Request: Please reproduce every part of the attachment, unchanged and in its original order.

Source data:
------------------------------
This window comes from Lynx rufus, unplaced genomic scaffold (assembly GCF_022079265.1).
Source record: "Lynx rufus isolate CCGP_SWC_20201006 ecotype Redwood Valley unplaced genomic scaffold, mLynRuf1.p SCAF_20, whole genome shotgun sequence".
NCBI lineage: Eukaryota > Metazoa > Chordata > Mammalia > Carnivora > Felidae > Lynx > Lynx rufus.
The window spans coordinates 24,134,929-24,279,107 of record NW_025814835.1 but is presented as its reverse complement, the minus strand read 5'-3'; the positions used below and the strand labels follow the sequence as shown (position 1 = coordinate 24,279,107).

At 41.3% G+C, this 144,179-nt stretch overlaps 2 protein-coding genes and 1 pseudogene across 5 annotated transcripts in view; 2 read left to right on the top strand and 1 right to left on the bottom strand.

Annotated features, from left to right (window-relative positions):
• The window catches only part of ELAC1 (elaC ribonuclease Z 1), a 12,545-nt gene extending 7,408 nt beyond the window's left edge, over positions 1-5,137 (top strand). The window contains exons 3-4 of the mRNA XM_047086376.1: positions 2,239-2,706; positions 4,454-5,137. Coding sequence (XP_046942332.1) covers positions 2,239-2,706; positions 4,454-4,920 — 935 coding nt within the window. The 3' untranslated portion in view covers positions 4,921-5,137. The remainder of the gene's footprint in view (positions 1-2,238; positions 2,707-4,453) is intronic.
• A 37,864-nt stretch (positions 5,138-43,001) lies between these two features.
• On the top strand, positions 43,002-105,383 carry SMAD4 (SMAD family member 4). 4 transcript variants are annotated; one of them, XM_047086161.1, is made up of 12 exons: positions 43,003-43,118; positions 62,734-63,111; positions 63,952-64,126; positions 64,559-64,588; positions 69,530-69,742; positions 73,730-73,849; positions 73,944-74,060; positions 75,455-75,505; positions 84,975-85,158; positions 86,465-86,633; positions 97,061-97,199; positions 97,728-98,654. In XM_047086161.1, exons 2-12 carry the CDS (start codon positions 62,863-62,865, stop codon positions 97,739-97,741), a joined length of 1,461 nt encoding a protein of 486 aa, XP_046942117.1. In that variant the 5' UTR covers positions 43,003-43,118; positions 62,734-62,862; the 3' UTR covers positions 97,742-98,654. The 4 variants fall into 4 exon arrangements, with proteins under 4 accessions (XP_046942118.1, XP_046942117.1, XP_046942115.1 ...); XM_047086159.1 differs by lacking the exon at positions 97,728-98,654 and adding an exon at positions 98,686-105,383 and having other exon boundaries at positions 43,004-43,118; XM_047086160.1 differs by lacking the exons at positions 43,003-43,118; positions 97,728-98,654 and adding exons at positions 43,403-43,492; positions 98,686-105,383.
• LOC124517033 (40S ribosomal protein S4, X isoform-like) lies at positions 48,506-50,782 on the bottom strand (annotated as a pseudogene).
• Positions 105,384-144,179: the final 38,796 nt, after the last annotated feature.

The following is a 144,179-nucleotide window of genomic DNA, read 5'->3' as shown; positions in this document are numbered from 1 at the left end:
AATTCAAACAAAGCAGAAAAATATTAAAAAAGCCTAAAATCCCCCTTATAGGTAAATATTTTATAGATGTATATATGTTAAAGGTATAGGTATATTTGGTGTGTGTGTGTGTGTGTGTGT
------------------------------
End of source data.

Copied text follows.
This window comes from Lynx rufus, unplaced genomic scaffold (assembly GCF_022079265.1).
Source record: "Lynx rufus isolate CCGP_SWC_20201006 ecotype Redwood Valley unplaced genomic scaffold, mLynRuf1.p SCAF_20, whole genome shotgun sequence".
NCBI lineage: Eukaryota > Metazoa > Chordata > Mammalia > Carnivora > Felidae > Lynx > Lynx rufus.
The window spans coordinates 24,134,929-24,279,107 of record NW_025814835.1 but is presented as its reverse complement, the minus strand read 5'-3'; the positions used below and the strand labels follow the sequence as shown (position 1 = coordinate 24,279,107).

At 41.3% G+C, this 144,179-nt stretch overlaps 2 protein-coding genes and 1 pseudogene across 5 annotated transcripts in view; 2 read left to right on the top strand and 1 right to left on the bottom strand.

Annotated features, from left to right (window-relative positions):
• The window catches only part of ELAC1 (elaC ribonuclease Z 1), a 12,545-nt gene extending 7,408 nt beyond the window's left edge, over positions 1-5,137 (top strand). The window contains exons 3-4 of the mRNA XM_047086376.1: positions 2,239-2,706; positions 4,454-5,137. Coding sequence (XP_046942332.1) covers positions 2,239-2,706; positions 4,454-4,920 — 935 coding nt within the window. The 3' untranslated portion in view covers positions 4,921-5,137. The remainder of the gene's footprint in view (positions 1-2,238; positions 2,707-4,453) is intronic.
• A 37,864-nt stretch (positions 5,138-43,001) lies between these two features.
• On the top strand, positions 43,002-105,383 carry SMAD4 (SMAD family member 4). 4 transcript variants are annotated; one of them, XM_047086161.1, is made up of 12 exons: positions 43,003-43,118; positions 62,734-63,111; positions 63,952-64,126; positions 64,559-64,588; positions 69,530-69,742; positions 73,730-73,849; positions 73,944-74,060; positions 75,455-75,505; positions 84,975-85,158; positions 86,465-86,633; positions 97,061-97,199; positions 97,728-98,654. In XM_047086161.1, exons 2-12 carry the CDS (start codon positions 62,863-62,865, stop codon positions 97,739-97,741), a joined length of 1,461 nt encoding a protein of 486 aa, XP_046942117.1. In that variant the 5' UTR covers positions 43,003-43,118; positions 62,734-62,862; the 3' UTR covers positions 97,742-98,654. The 4 variants fall into 4 exon arrangements, with proteins under 4 accessions (XP_046942118.1, XP_046942117.1, XP_046942115.1 ...); XM_047086159.1 differs by lacking the exon at positions 97,728-98,654 and adding an exon at positions 98,686-105,383 and having other exon boundaries at positions 43,004-43,118; XM_047086160.1 differs by lacking the exons at positions 43,003-43,118; positions 97,728-98,654 and adding exons at positions 43,403-43,492; positions 98,686-105,383.
• LOC124517033 (40S ribosomal protein S4, X isoform-like) lies at positions 48,506-50,782 on the bottom strand (annotated as a pseudogene).
• Positions 105,384-144,179: the final 38,796 nt, after the last annotated feature.

The following is a 144,179-nucleotide window of genomic DNA, read 5'->3' as shown; positions in this document are numbered from 1 at the left end:
AATTCAAACAAAGCAGAAAAATATTAAAAAAGCCTAAAATCCCCCTTATAGGTAAATATTTTATAGATGTATATATGTTAAAGGTATAGGTATATTTGGTGTGTGTGTGTGTGTGTGTGT